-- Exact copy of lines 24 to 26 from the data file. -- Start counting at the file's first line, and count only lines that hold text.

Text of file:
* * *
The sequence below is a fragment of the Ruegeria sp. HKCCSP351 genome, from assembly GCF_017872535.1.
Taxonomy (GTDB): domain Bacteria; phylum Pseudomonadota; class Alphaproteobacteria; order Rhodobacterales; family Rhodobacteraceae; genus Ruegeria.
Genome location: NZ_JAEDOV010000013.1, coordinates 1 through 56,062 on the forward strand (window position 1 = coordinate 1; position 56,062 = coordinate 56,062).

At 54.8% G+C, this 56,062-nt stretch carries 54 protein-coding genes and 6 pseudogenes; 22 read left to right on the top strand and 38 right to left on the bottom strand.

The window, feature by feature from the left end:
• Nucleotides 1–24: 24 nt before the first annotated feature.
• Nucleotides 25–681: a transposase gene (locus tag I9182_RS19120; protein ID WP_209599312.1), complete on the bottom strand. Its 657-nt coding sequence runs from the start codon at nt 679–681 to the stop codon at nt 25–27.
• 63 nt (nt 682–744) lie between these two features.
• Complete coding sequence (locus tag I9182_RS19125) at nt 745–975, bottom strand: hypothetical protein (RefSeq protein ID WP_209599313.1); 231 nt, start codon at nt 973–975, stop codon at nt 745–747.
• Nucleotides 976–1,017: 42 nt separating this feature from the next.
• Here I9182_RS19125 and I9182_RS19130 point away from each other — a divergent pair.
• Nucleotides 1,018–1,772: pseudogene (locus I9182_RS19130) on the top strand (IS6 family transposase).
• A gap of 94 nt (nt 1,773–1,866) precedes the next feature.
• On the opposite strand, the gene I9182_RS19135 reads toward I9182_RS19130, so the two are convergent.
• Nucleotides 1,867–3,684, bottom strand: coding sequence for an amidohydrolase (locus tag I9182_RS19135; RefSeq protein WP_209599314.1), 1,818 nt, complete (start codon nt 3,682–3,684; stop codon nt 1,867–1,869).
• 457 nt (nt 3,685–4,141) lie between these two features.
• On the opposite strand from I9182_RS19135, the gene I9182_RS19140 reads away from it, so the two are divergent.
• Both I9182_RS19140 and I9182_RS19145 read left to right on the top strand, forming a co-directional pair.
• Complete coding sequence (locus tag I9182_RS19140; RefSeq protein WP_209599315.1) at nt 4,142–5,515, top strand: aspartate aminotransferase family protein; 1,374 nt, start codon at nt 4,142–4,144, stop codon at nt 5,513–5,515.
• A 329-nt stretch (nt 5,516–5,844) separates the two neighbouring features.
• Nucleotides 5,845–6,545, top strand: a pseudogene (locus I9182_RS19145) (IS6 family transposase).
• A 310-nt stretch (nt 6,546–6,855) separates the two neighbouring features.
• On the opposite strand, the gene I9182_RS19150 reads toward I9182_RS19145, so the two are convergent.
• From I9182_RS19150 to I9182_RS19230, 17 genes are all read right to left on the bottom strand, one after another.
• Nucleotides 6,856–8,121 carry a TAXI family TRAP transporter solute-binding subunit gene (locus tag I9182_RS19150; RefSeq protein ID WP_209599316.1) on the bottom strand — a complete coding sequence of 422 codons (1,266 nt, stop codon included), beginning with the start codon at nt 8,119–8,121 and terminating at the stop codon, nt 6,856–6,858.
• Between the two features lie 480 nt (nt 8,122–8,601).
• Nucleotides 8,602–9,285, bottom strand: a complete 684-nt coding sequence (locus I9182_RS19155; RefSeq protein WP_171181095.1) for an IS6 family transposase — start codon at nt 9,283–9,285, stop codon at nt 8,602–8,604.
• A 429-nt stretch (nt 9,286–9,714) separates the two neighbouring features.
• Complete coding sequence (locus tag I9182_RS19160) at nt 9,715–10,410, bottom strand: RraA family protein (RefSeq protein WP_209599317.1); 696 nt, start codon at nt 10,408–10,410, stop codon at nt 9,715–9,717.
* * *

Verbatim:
• From I9182_RS19150 to I9182_RS19230, 17 genes are all read right to left on the bottom strand, one after another.
• Nucleotides 6,856–8,121 carry a TAXI family TRAP transporter solute-binding subunit gene (locus tag I9182_RS19150; RefSeq protein ID WP_209599316.1) on the bottom strand — a complete coding sequence of 422 codons (1,266 nt, stop codon included), beginning with the start codon at nt 8,119–8,121 and terminating at the stop codon, nt 6,856–6,858.
• Between the two features lie 480 nt (nt 8,122–8,601).